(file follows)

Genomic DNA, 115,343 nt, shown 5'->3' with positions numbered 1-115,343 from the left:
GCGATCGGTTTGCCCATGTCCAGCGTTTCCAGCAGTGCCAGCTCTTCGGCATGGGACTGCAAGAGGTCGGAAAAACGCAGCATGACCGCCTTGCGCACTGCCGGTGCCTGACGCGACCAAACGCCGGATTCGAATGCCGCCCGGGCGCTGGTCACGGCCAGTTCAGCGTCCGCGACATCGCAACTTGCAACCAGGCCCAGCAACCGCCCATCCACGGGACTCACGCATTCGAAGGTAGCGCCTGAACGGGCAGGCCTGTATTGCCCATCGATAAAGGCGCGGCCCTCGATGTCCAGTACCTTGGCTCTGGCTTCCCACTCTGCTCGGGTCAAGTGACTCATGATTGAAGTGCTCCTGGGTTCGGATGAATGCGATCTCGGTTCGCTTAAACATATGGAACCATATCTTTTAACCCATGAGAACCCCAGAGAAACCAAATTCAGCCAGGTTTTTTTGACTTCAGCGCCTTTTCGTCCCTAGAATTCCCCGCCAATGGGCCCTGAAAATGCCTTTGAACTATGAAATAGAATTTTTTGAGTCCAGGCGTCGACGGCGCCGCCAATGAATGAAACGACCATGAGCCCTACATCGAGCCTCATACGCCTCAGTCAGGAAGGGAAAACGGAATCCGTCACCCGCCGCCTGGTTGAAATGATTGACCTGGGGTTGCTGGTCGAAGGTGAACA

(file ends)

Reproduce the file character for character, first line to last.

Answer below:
Genomic DNA, 115,343 nt, shown 5'->3' with positions numbered 1-115,343 from the left:
GCGATCGGTTTGCCCATGTCCAGCGTTTCCAGCAGTGCCAGCTCTTCGGCATGGGACTGCAAGAGGTCGGAAAAACGCAGCATGACCGCCTTGCGCACTGCCGGTGCCTGACGCGACCAAACGCCGGATTCGAATGCCGCCCGGGCGCTGGTCACGGCCAGTTCAGCGTCCGCGACATCGCAACTTGCAACCAGGCCCAGCAACCGCCCATCCACGGGACTCACGCATTCGAAGGTAGCGCCTGAACGGGCAGGCCTGTATTGCCCATCGATAAAGGCGCGGCCCTCGATGTCCAGTACCTTGGCTCTGGCTTCCCACTCTGCTCGGGTCAAGTGACTCATGATTGAAGTGCTCCTGGGTTCGGATGAATGCGATCTCGGTTCGCTTAAACATATGGAACCATATCTTTTAACCCATGAGAACCCCAGAGAAACCAAATTCAGCCAGGTTTTTTTGACTTCAGCGCCTTTTCGTCCCTAGAATTCCCCGCCAATGGGCCCTGAAAATGCCTTTGAACTATGAAATAGAATTTTTTGAGTCCAGGCGTCGACGGCGCCGCCAATGAATGAAACGACCATGAGCCCTACATCGAGCCTCATACGCCTCAGTCAGGAAGGGAAAACGGAATCCGTCACCCGCCGCCTGGTTGAAATGATTGACCTGGGGTTGCTGGTCGAAGGTGAACA